Avon Valley Academy

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About Avon Valley Academy

Name Avon Valley Academy
Ofsted Inspections
Principal Miss Louise Hamilton
Address Recreation Road, Durrington, Salisbury, SP4 8HH
Phone Number 01980652467
Phase Academy
Type Academy converter
Age Range 11-16
Religious Character None
Gender Mixed
Number of Pupils 503
Local Authority Wiltshire
Highlights from Latest Inspection

What is it like to attend this school?

In recent years, several changes in senior leadership at this small school have had an unsettling effect. The current headteacher was appointed nine months ago. He has brought much-needed stability to the school.

Pupils at Avon Valley Academy feel safe. They understand their school values of 'respect, determination and excellence'.

Pupils are beginning to benefit from an ambitious curriculum.

However, this is not yet consistent. Sometimes the curriculum does not identify the core knowledge that pupils need to know. This means that pupils are often unable to remember the relevant learning from previous lessons.

Pupils understand how they should behave.... Most pupils meet these expectations. However, some pupils still disrupt lessons.

Staff do not always tackle behaviour consistently. This means that some derogatory language goes unchallenged. Pupils say that bullying sometimes happens, but it is dealt with effectively by staff.

The majority of pupils are happy to attend Avon Valley Academy.

Pupils participate in an extensive careers programme. They value the extra opportunities they have linked to careers education.

For example, pupils benefit from a range of external speakers and workplace activities. Pupils have access to extra-curricular clubs and activities. However, they feel the range of these extra-curricular opportunities is limited.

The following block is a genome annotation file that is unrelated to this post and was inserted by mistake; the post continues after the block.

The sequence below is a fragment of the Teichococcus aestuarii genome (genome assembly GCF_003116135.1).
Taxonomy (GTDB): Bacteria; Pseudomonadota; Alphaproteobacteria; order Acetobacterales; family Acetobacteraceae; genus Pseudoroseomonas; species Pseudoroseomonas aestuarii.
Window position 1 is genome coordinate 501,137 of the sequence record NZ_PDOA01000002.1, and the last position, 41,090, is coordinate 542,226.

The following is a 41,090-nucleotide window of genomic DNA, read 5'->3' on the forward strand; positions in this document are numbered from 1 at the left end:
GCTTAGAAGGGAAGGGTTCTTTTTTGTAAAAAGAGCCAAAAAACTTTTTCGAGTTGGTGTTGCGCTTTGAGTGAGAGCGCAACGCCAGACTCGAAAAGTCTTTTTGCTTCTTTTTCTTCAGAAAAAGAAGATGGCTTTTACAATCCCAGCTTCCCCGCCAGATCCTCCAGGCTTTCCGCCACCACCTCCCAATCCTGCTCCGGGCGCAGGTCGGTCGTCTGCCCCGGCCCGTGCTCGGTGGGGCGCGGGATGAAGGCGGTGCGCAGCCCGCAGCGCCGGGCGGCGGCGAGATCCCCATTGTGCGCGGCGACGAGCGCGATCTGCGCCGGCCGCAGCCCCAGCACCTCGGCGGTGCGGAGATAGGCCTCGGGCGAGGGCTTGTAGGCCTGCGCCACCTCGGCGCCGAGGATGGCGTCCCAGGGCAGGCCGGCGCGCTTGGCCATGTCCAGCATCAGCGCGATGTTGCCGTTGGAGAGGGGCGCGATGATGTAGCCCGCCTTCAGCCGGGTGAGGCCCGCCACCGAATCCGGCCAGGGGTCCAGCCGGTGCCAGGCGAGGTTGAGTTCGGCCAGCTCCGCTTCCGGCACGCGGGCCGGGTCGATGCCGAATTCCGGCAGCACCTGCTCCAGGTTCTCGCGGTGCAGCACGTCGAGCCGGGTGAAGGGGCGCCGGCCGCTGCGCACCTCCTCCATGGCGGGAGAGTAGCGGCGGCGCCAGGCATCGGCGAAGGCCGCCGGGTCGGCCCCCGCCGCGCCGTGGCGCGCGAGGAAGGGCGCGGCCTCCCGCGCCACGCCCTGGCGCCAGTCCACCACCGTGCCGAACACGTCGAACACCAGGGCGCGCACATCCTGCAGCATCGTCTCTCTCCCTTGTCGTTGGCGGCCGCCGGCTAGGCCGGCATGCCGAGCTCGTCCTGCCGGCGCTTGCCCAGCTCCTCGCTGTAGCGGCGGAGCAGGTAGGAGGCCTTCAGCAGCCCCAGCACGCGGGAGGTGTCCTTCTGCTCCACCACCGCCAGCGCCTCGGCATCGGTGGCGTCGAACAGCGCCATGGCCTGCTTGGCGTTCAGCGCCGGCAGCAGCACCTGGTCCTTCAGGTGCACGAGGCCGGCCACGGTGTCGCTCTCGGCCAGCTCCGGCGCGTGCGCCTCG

What does the school do well and what does it need to do better?

Senior leaders are ambitious for pupils. The new headteacher and executive headteacher are improving the curriculum so that expectations of what pupils can achieve are raised. They are developing plans to support subject leadership across the school.

This is, in part, by establishing links with the other secondary schools in the trust. This work is in its infancy, and therefore the impact is not yet seen by pupils.

The curriculum is not yet implemented consistently in lessons.

Some teachers lack subject knowledge. In addition, leaders have not set out the important knowledge for pupils to learn clearly. As a result, teachers do not always ensure that pupils have understood essential knowledge and sometimes pupils' misconceptions can go unnoticed.

This hinders pupils' learning. They do not remember as much as they could.

Staff provide effective help for younger pupils who are in the early stages of reading.

Pupils following the programme are reading with increasing fluency. They enjoy the books they are now able to read. Sometimes this is not as effective for older pupils.

Leaders have plans to address this.

Leaders systematically identify strategies to support pupils with special educational needs and/or disabilities (SEND). Many staff use these strategies well.

Pupils with SEND say this helps them to learn.

Pupils enjoy the opportunities in their personal, social and health education (PSHE) lessons to debate and discuss issues. This encourages them to develop responsible and respectful attitudes.